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Vitamin D helps prevent HIV transmission from mother to child

By David Liu (davidl@foodconsumer.org)

A new study suggests that taking vitamin D supplements may help prevent the transmission of human immunodeficiency virus (HIV) from pregnant women to her child(s) and reduce child mortality.

Dr John Cannell, a vitamin D expert and president of vitamindcouncil.org, cited the study as finding that

1. at six weeks of age, infants from low maternal 25(OH)D HIV mothers had a 1.5 times increased risk of acquiring HIV through the birth canal.
 
2. at six weeks of age, infants from low maternal 25(OH)D HIV mothers had a 2.0 times increased risk of acquiring HIV through breast feeding.
 
3. at 24 months of age, toddlers from low maternal 25(OH)D HIV mothers had a 2.0 times increased risk of acquiring HIV through breast feeding.
 
4. at 24 months of age, toddlers from low maternal 25(OH)D HIV mothers had a 46% increased risk of having HIV.
 
5. at 24 months of age, toddlers from low maternal 25(OH)D HIV mothers had a 61% increased risk of dying.

The study was conducted by researchers at Harvard School of Public Health including one of the most knowledgeable experts on vitamin D Dr. Edward L Giovannucci. The study was reported on Aug 18, 2009 in the Journal of Infectious Diseases.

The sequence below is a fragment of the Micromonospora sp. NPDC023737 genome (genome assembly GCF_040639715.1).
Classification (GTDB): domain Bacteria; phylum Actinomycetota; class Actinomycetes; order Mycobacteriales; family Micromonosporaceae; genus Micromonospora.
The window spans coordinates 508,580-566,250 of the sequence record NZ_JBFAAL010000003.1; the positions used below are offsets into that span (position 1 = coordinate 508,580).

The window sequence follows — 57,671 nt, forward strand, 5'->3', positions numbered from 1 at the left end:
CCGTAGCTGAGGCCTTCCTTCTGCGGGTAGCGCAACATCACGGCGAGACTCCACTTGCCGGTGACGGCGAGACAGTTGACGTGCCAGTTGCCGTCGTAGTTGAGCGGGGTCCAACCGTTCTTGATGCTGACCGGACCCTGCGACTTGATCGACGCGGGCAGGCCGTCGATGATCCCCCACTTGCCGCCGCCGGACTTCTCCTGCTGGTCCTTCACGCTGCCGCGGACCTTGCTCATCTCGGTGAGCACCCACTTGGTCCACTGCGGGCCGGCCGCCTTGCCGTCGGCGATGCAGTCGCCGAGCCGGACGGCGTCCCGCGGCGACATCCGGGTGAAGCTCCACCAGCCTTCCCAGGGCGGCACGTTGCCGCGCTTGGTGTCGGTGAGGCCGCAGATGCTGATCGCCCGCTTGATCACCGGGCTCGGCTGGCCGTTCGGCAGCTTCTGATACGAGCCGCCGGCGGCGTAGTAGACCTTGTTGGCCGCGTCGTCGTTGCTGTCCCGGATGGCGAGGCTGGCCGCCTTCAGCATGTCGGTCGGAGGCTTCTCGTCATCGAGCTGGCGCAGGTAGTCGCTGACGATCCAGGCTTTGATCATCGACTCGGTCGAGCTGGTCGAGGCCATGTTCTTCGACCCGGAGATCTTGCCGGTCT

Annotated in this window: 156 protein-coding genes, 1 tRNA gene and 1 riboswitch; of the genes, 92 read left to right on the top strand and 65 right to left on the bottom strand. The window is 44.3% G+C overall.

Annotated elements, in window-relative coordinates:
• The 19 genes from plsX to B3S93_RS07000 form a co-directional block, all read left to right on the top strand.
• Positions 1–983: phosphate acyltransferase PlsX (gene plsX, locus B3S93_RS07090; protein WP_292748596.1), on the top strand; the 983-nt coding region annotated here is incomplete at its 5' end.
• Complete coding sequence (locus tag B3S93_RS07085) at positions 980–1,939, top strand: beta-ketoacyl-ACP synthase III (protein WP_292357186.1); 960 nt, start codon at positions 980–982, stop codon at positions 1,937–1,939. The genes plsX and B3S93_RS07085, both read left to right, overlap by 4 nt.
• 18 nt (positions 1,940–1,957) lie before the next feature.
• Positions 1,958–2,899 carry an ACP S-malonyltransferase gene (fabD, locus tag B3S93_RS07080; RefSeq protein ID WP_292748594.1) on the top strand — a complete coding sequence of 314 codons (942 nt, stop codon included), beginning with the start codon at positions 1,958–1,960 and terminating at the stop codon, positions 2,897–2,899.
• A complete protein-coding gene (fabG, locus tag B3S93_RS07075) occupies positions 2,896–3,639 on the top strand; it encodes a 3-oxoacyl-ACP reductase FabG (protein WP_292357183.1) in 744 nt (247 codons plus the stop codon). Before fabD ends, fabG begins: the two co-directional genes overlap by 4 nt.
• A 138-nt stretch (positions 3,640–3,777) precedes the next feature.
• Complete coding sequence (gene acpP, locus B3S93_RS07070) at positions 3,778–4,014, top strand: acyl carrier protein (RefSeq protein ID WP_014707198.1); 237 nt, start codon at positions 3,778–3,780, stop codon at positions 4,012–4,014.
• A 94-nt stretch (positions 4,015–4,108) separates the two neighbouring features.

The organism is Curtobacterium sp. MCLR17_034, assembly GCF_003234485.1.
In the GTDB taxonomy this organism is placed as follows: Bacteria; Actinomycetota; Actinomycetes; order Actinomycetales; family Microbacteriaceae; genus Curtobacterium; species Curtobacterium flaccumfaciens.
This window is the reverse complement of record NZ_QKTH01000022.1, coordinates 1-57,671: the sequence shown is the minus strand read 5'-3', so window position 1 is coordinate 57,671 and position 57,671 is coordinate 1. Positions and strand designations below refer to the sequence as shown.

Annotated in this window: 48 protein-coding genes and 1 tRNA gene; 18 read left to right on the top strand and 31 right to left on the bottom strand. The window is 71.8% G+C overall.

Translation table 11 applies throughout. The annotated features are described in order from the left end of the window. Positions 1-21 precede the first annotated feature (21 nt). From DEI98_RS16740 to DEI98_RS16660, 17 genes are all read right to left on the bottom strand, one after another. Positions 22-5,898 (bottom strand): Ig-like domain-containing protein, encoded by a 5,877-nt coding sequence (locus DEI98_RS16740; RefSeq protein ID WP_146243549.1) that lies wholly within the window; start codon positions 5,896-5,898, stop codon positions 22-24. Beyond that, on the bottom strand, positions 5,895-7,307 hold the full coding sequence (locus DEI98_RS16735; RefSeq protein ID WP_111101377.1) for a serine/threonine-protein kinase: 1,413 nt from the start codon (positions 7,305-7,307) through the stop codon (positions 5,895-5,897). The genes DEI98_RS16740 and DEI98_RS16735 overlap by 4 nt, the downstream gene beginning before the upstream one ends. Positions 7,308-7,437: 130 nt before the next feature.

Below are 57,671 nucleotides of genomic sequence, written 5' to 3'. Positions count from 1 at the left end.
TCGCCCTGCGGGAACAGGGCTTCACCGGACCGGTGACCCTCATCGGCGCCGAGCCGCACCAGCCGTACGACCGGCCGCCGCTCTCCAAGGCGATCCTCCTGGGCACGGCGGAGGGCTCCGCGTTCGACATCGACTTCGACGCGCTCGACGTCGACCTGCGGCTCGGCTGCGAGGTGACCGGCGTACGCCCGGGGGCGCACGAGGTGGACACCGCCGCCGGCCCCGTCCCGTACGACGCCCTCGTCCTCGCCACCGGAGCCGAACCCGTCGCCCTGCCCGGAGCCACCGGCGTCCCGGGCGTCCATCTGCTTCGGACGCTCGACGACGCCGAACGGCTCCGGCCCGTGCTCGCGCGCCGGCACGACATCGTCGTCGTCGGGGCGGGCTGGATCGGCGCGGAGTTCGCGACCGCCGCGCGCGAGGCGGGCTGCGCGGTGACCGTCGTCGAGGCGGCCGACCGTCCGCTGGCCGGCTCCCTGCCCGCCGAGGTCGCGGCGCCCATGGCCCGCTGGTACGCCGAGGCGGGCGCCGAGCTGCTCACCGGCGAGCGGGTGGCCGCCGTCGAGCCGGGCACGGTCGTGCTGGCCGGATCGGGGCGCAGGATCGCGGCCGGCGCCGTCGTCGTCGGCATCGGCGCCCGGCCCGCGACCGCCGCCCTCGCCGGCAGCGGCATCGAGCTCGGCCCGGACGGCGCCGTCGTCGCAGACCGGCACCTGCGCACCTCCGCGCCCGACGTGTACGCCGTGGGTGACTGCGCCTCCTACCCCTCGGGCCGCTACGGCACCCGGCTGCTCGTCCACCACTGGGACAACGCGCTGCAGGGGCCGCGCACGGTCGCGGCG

The researchers said vitamin D is a strong immunomodulator and may potentially protect against adverse pregnancy outcomes, HIV transmission from mother to child and lower child (MTCT) mortality.

The study of 884 HIV infected pregnant women who participated in a vitamin supplementation trial in Tanzania was meant to examine the possible effect of vitamin D on pregnancy outcomes and child mortality.

Maternal vitamin D was not associated with adverse pregnancy outcomes such as low birth weight and preterm birth, the researchers found.

However, a low maternal vitamin D level (lower than 32 ng per ml) was correlated with a 50 percent higher risk of mother-to-child transmission of HIV at 6 weeks, a 2-fold higher risk of MTCT of HIV through breast feeding among children who were not infected at six weeks, and a 46 percent higher overall risk of HIV infection. 

Children who were born to women with a low vitamin D levels were at 61 percent increased risk of dying during the study.

For more information on vitamin D, visit vitamindcouncil.org